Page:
Does Big Business Have Too Much Control Over the Olympics?

Olympics Inc (2012): After the London Olympics, the overwhelming dominance of major multinational corporate sponsors raised questions about the power that companies such as Coca-Cola and McDonald’s exert over the Games.

For similar stories, see:
London’s Olympics Controversy (2012)
Rio is Walling Off the Poor in Preparation for the Olympics (2010)
The Beijing Residents Who Lost Their Homes to the Olympics

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The 2012 London Olympics has been labelled the costliest Games ever; a sporting spectacular with the tightest security operation in the UK since World War Two, driven by multi-million dollar sponsorship. “It’s not in the spirit of sport and healthy competition, it is in the spirit of making as much money as possible”, says one protester, Lindsey German. Organisers say they need the money from the big corporate sponsors to run the Games, but many feel that the heavy-handed bullying by the Olympics organisers to protect their corporate backers threatens the smaller companies that have also contributed. A staggering 75,000 small British firms who designed, built and supplied material for the Olympic site are banned from publicising their involvement. To use their Olympics contribution to promote themselves, they must pay the Olympics a fee. “They say the Olympics is about sustaining and supporting communities, but they are actually demolishing our community”.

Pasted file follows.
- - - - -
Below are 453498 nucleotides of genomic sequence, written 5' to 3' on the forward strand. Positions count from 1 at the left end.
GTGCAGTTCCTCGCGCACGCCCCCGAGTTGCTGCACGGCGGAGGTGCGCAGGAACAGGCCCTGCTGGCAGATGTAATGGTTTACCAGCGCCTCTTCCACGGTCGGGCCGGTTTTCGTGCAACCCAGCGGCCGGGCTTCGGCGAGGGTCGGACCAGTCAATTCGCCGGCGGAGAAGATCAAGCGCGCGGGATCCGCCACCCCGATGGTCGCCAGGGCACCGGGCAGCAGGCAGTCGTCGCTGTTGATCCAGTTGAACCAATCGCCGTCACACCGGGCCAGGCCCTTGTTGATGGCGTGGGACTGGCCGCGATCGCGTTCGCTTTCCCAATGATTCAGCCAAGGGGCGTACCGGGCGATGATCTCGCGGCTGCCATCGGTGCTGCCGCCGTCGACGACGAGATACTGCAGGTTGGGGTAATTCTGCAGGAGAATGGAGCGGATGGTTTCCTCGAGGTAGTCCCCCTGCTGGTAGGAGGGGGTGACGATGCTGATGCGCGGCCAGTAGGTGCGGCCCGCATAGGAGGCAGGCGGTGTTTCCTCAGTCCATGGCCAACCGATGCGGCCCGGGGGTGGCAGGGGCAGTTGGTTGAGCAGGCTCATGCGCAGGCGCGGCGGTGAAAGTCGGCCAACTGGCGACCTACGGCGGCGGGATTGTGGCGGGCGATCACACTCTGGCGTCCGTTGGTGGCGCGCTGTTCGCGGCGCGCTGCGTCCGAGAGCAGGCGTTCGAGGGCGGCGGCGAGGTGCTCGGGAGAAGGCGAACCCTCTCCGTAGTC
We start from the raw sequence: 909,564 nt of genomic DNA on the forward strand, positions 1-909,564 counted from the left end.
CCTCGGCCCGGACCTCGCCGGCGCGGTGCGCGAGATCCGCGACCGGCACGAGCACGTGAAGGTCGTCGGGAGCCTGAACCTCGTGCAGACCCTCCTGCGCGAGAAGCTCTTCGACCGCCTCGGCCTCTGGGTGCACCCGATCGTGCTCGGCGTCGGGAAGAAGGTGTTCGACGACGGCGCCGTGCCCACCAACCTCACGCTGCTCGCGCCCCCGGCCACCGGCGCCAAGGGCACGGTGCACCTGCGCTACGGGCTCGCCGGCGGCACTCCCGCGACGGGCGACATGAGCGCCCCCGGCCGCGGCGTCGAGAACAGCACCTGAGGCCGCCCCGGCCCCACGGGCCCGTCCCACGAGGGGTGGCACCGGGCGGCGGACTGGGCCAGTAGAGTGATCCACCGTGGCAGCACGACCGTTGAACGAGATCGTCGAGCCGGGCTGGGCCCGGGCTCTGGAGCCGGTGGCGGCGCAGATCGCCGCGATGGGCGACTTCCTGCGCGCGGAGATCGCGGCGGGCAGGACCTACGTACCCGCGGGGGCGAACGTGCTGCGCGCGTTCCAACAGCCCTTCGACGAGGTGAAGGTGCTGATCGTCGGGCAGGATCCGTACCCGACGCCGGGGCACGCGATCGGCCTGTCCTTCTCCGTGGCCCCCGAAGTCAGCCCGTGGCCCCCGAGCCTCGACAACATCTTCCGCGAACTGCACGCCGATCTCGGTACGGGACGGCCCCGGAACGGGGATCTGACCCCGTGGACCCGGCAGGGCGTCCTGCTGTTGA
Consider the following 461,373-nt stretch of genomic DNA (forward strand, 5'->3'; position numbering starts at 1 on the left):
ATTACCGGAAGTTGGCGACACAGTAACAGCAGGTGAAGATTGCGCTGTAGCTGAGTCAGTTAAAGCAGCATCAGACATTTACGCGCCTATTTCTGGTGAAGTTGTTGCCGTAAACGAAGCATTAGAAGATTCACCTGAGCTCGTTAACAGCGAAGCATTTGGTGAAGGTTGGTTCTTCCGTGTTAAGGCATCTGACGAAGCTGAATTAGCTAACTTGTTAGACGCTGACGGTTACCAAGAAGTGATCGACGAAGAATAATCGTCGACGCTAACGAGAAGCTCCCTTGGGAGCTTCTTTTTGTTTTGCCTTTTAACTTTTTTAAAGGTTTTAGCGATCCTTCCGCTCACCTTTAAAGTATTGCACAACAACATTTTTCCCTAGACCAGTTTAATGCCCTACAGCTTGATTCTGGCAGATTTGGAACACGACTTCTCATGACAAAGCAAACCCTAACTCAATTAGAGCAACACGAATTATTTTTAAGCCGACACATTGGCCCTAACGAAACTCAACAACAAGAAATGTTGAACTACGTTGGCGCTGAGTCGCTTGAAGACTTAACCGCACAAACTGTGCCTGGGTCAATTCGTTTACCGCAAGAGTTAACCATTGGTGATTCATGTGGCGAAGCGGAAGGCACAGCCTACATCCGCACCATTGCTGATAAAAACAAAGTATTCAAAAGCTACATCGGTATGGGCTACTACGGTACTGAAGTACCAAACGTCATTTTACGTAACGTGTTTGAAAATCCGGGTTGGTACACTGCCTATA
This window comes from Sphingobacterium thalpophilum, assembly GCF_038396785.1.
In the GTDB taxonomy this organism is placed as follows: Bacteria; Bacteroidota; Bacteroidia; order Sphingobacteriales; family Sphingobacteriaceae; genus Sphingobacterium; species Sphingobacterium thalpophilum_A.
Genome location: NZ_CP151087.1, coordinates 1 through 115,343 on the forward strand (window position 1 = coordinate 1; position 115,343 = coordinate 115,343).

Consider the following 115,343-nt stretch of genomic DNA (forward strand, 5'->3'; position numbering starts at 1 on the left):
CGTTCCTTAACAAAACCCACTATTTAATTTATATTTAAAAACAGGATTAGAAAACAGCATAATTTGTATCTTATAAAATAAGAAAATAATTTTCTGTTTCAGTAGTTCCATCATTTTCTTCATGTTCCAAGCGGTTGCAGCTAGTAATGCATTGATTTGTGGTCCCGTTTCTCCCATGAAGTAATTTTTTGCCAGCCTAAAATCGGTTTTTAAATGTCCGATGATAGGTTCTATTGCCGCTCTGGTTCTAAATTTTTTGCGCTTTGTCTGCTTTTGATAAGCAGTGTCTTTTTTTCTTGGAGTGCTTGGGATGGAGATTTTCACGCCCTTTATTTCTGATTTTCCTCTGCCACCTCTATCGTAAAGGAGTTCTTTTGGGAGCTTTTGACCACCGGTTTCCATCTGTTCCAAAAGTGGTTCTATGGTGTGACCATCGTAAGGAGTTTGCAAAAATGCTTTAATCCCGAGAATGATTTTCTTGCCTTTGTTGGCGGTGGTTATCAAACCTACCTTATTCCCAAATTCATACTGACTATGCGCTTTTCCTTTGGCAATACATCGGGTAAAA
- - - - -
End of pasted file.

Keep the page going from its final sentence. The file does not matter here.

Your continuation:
SBS Australia – Ref. 5574

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